An explanation will be given of embodiments of the present invention as follows. First, although an actuator of the present invention is similar to the constitution explained above in the conventional technology, the constitution of the slider block and the pad portion is different from that in the conventional example.

FIG. 1 is a perspective view showing a disassembled state of constituent members of an actuator according to the present invention, FIG. 2 is a perspective view showing an assembled state of the actuator shown in FIG. 1 and FIG. 3 is a sectional view showing the constitution of the frictional coupling portions of the drive shaft, a slider block and a pad.

In FIG. 1 and FIG. 2, an actuator 10 is constituted by a frame 11, support blocks 13 and 14, a drive shaft 16, a piezoelectric element 15, a slider block 12 and the like. The drive shaft 16 is supported by a support block 13a and the support block 14 movably in the axial direction. One end of the piezoelectric element 15 is fixedly adhered to the support block 13 and the other end is fixedly adhered to one end of the drive shaft 16. The drive shaft 16 is supported displaceably in the axial direction (arrow mark "a" direction and direction opposed thereto) when a displacement is caused in a thickness direction of the piezoelectric element 15.

As shown by the perspective view of FIG. 1 and the sectional view of FIG. 3, according to the constitution of frictional coupling portions where the slider block 12 and the pad 18 are frictionally coupled to the drive shaft 16, the drive shaft 16 penetrates the slider block 12 in the horizontal direction, an opening 12a is formed at the upper portion of the slider block 12 which the drive shaft 16 penetrates and the upper half of the drive shaft 16 is exposed. Further, the pad 18 that is brought into contact with the upper half of the drive shaft 16 is fitted and inserted into the opening 12a, a projection 18a is provided at the upper portion of a pad 18 and the projection 18a of the pad 18 is pushed down by a leaf spring 20 by which a downward urging force F for bringing the pad 18 into contact with the drive shaft 16 is applied to the projection 18a. The slider block 12 including the pad 18 and the drive shaft 16 are brought into press contact and frictionally coupled with each other by the urging force F of the leaf spring 20.

Incidentally, numeral 21 designates screws for fixing the leaf spring 20 to the slider block 12 and the urging force F of the leaf spring 20 can be adjusted by adjusting an amount of fastening the screws 21. Further, a screw hole 22 is a screw hole for attaching the slider block 12 to a member that is an object of movement.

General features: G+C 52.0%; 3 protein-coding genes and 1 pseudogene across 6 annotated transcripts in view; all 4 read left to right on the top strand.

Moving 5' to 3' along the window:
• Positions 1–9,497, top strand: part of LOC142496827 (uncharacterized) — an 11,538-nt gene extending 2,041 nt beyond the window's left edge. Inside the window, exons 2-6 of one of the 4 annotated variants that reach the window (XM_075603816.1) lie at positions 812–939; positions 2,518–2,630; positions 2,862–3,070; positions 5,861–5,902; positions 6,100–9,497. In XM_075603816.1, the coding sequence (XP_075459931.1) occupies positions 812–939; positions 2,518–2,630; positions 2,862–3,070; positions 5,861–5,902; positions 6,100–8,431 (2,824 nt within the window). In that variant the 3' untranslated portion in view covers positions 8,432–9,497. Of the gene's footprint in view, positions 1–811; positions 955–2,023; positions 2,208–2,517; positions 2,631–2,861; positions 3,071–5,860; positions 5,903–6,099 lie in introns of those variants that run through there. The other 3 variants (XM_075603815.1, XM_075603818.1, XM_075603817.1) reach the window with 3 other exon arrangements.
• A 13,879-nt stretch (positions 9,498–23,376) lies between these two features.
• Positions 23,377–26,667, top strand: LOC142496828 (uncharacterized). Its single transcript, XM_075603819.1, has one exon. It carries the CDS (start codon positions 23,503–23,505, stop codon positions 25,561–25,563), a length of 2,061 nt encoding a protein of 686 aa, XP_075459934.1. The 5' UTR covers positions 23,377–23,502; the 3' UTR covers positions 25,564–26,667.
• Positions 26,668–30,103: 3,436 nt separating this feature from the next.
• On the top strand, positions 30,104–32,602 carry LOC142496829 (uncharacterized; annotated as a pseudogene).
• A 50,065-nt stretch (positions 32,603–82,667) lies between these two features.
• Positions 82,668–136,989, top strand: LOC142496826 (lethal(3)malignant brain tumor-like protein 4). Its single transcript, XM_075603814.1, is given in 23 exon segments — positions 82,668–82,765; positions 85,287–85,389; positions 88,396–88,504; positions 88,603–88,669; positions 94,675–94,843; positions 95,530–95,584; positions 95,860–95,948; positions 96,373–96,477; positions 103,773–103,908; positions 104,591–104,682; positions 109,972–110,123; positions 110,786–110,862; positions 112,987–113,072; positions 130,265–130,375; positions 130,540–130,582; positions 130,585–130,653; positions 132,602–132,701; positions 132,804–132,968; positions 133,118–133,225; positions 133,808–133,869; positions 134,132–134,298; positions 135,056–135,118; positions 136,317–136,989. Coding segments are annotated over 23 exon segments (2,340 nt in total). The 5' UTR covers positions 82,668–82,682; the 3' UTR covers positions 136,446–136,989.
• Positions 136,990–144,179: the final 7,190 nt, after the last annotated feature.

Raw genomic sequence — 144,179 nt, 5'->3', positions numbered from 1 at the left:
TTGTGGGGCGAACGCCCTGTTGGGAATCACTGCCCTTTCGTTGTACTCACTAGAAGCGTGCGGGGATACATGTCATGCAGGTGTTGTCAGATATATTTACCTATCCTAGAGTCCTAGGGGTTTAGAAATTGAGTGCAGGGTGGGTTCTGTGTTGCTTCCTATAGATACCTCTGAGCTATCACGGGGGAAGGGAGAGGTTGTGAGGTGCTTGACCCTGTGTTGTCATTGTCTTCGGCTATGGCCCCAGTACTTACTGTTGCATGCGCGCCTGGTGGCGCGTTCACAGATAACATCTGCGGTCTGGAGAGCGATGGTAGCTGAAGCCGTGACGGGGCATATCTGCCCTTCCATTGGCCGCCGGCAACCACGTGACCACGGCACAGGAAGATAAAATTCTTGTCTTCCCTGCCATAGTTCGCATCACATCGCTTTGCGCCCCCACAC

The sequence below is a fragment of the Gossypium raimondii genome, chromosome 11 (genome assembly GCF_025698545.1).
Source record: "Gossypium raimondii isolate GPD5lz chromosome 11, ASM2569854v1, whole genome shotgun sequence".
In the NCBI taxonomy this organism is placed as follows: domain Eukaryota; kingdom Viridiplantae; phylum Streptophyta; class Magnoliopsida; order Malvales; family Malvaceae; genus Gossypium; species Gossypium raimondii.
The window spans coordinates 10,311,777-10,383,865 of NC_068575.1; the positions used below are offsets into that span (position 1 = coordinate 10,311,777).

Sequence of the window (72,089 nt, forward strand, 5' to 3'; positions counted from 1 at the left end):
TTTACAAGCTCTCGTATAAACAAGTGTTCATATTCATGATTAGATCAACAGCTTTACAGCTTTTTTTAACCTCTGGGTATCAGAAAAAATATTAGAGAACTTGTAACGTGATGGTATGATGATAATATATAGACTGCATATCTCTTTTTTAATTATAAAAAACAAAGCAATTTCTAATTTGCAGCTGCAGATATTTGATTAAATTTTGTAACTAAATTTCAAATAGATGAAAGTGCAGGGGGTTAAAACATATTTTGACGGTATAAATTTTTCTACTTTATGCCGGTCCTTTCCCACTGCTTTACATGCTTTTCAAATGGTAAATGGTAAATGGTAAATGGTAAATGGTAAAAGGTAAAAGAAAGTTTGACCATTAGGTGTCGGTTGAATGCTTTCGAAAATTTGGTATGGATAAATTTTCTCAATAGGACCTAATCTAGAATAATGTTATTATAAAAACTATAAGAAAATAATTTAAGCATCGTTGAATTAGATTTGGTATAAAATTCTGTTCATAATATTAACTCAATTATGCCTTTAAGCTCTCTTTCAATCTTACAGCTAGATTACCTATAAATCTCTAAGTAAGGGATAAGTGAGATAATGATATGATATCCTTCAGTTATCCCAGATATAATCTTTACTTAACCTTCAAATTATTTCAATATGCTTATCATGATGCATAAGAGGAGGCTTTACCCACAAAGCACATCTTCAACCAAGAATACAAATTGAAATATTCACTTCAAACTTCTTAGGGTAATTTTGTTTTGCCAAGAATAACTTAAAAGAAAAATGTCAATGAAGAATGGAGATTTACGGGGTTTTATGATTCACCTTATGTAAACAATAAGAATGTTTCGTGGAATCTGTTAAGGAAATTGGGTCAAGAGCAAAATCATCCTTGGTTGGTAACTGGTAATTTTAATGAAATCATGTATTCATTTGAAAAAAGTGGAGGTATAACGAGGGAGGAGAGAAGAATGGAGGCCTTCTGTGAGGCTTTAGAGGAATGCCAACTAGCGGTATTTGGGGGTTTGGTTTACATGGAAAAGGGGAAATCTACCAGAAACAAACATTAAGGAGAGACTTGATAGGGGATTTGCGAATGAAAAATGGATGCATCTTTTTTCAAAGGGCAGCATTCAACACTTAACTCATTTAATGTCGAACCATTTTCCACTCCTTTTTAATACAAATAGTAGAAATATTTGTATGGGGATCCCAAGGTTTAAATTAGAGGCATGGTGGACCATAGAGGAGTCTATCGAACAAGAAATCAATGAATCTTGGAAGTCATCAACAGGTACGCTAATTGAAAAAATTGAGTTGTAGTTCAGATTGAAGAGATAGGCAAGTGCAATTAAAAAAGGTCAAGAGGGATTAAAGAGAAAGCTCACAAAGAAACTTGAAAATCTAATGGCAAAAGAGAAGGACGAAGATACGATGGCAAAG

An explanation will be given of the constitution of the frictional coupling portion where the slider block 12 and the pad 18 are frictionally coupled to the drive shaft 16 and modified examples thereof in reference to FIG. 3 through FIG. 6. Incidentally, in FIG. 3 through FIG. 6, illustration of the leaf spring 20 for pushing down the pad 18 is omitted in the drawings.

As shown by FIG. 3, there is a gap H between the slider block 12 and the pad 18 and helical springs 19 are inserted in the gap H. Thereby, the pad 18 is brought into contact with the upper half of the drive shaft 16 while maintaining a state where the pad 18 is brought into contact with the slider block 12 by being pushed to the left side of FIG. 3. Therefore, the displacement in the axial direction that is caused in the drive shaft 16 by displacement of elongation and contraction of the piezoelectric element 15, is transmitted to the slider block 12 and the pad 18 with no waste.

Although the helical springs 19 are inserted into the gap H between the slider block 12 and the pad 18 explained above, a member inserted into the gap H is not limited to a helical spring. FIG. 4 through FIG. 6 show other examples of members inserted into the gap H. According to the constitution shown by FIG. 4, a leaf spring 23 is inserted into the gap H and similar to the helical springs, the leaf spring 23 presses the pad 18 to the left side of FIG. 4 and the pad 18 is maintained in a state where the pad 18 is brought into contact with the slider block 12.

According to the constitution of FIG. 5, a synthetic resin plate 24 is press-fitted into the gap H in which the synthetic resin plate 24 presses the pad 18 to the left side of FIG. 5 by utilizing elasticity of the synthetic resin plate 24 whereby the pad 18 is maintained in a state where the pad 18 is brought into contact with the slider block 12.

Table 1 shows a result of an experiment of comparing drive velocities in the case where the synthetic resin plate is press-fitted to the gap H and the case where the synthetic resin plate is not press-fitted to the gap H.

As a material of the synthetic resin plate, urethane resin, silicone resin, vinyl resin, polyamideimide resin or the like as well as rubber or the like is pertinent and the material may be constituted by one kind or two kinds or more of materials selected from these materials.

              TABLE 1______________________________________    Case of not press-fitting                   Case of press-fittingLoad          synthetic resin plate                    synthetic resin plate______________________________________40 g     23 mm/sec      31 mm/sec60 g             18 mm/sec                              23 mm/sec______________________________________